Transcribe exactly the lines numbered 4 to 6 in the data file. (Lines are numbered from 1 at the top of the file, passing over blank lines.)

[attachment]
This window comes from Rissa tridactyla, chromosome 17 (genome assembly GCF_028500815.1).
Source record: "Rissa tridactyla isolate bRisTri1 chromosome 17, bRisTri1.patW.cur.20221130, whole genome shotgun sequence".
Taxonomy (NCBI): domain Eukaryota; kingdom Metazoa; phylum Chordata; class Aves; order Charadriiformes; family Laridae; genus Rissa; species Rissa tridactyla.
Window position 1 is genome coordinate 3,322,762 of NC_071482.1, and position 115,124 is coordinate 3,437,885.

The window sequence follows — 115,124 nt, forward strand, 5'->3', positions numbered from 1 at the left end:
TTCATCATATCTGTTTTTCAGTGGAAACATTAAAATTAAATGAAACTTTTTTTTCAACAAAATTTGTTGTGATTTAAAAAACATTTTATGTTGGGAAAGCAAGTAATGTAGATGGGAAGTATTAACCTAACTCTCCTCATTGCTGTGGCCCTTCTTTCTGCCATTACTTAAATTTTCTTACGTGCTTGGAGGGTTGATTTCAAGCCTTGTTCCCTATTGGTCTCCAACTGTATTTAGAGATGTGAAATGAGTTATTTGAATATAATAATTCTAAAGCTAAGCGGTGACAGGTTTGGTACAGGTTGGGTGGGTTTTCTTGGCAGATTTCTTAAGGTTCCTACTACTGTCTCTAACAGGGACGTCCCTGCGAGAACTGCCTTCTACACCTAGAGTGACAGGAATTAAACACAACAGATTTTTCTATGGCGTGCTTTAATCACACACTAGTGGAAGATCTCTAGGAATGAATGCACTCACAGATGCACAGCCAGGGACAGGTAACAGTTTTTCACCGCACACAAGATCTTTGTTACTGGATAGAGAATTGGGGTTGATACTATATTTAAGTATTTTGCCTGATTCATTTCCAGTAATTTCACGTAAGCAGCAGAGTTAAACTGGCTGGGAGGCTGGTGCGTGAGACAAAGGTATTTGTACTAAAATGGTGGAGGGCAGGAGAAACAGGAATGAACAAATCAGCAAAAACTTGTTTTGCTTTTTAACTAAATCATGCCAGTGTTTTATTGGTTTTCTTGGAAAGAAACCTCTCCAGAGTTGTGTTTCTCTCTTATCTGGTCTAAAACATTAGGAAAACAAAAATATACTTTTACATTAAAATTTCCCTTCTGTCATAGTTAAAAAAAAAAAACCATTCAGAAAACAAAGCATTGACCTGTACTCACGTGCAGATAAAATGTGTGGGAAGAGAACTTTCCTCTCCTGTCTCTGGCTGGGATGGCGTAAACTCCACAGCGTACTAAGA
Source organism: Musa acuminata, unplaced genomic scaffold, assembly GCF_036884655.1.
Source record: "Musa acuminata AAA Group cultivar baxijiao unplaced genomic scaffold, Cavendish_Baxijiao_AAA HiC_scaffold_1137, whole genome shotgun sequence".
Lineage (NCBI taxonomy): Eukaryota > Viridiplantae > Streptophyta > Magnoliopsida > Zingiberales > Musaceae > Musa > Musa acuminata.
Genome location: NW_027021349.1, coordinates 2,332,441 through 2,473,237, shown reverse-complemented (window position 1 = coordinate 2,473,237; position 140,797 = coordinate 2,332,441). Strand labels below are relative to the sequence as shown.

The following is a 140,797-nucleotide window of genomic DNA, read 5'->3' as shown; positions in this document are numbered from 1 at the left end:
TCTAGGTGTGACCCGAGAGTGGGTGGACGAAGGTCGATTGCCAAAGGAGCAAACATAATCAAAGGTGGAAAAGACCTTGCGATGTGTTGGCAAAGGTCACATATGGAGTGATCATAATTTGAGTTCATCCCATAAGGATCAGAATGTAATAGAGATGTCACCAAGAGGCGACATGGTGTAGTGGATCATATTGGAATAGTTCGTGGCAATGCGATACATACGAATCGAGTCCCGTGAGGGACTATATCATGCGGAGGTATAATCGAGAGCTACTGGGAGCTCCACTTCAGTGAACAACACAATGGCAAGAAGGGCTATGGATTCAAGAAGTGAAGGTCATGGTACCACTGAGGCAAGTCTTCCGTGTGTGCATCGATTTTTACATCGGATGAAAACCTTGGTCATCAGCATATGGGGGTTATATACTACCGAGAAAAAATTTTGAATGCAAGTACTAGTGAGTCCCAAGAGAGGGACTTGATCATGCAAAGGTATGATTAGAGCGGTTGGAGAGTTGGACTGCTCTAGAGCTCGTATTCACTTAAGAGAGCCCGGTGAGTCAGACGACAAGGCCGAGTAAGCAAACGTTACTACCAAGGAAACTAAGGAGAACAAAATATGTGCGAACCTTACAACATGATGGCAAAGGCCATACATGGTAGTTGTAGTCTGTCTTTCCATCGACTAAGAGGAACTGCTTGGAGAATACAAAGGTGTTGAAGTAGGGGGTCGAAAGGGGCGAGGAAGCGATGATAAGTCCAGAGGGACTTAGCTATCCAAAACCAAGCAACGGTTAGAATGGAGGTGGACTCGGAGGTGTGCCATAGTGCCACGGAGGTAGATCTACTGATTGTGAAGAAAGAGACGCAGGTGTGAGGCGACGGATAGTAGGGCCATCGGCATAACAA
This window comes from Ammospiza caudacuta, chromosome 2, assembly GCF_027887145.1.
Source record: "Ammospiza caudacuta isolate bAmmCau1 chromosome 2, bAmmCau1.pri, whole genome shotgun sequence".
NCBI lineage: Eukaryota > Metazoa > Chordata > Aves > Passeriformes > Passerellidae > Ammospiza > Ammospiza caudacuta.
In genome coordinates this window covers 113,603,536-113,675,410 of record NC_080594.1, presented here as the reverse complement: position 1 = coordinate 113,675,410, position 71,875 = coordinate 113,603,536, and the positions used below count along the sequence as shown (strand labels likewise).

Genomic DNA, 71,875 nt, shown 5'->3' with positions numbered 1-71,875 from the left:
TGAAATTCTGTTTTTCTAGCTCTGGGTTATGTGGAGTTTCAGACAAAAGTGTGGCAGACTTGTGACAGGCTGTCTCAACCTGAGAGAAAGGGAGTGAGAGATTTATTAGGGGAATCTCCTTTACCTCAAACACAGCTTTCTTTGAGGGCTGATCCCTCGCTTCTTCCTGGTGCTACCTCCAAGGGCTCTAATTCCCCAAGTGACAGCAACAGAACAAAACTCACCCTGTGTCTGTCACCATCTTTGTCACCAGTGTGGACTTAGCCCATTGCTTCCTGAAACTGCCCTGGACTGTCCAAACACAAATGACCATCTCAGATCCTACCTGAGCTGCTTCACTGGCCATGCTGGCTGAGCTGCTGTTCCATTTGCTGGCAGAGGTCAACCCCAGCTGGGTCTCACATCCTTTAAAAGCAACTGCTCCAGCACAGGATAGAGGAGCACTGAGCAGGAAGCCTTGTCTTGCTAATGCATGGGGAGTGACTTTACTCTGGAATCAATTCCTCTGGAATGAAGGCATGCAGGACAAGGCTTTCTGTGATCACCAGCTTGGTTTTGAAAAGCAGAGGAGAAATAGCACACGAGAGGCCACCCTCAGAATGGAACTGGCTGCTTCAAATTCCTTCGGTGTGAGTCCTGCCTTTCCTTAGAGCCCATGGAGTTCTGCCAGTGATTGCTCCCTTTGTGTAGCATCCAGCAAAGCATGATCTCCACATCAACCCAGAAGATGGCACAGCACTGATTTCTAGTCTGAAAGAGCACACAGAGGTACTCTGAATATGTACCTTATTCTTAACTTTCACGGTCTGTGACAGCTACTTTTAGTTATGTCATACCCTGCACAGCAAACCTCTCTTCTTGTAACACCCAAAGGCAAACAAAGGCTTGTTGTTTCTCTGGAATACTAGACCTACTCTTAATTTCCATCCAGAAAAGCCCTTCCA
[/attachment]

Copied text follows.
Window position 1 is genome coordinate 3,322,762 of NC_071482.1, and position 115,124 is coordinate 3,437,885.

The window sequence follows — 115,124 nt, forward strand, 5'->3', positions numbered from 1 at the left end:
TTCATCATATCTGTTTTTCAGTGGAAACATTAAAATTAAATGAAACTTTTTTTTCAACAAAATTTGTTGTGATTTAAAAAACATTTTATGTTGGGAAAGCAAGTAATGTAGATGGGAAGTATTAACCTAACTCTCCTCATTGCTGTGGCCCTTCTTTCTGCCATTACTTAAATTTTCTTACGTGCTTGGAGGGTTGATTTCAAGCCTTGTTCCCTATTGGTCTCCAACTGTATTTAGAGATGTGAAATGAGTTATTTGAATATAATAATTCTAAAGCTAAGCGGTGACAGGTTTGGTACAGGTTGGGTGGGTTTTCTTGGCAGATTTCTTAAGGTTCCTACTACTGTCTCTAACAGGGACGTCCCTGCGAGAACTGCCTTCTACACCTAGAGTGACAGGAATTAAACACAACAGATTTTTCTATGGCGTGCTTTAATCACACACTAGTGGAAGATCTCTAGGAATGAATGCACTCACAGATGCACAGCCAGGGACAGGTAACAGTTTTTCACCGCACACAAGATCTTTGTTACTGGATAGAGAATTGGGGTTGATACTATATTTAAGTATTTTGCCTGATTCATTTCCAGTAATTTCACGTAAGCAGCAGAGTTAAACTGGCTGGGAGGCTGGTGCGTGAGACAAAGGTATTTGTACTAAAATGGTGGAGGGCAGGAGAAACAGGAATGAACAAATCAGCAAAAACTTGTTTTGCTTTTTAACTAAATCATGCCAGTGTTTTATTGGTTTTCTTGGAAAGAAACCTCTCCAGAGTTGTGTTTCTCTCTTATCTGGTCTAAAACATTAGGAAAACAAAAATATACTTTTACATTAAAATTTCCCTTCTGTCATAGTTAAAAAAAAAAAACCATTCAGAAAACAAAGCATTGACCTGTACTCACGTGCAGATAAAATGTGTGGGAAGAGAACTTTCCTCTCCTGTCTCTGGCTGGGATGGCGTAAACTCCACAGCGTACTAAGA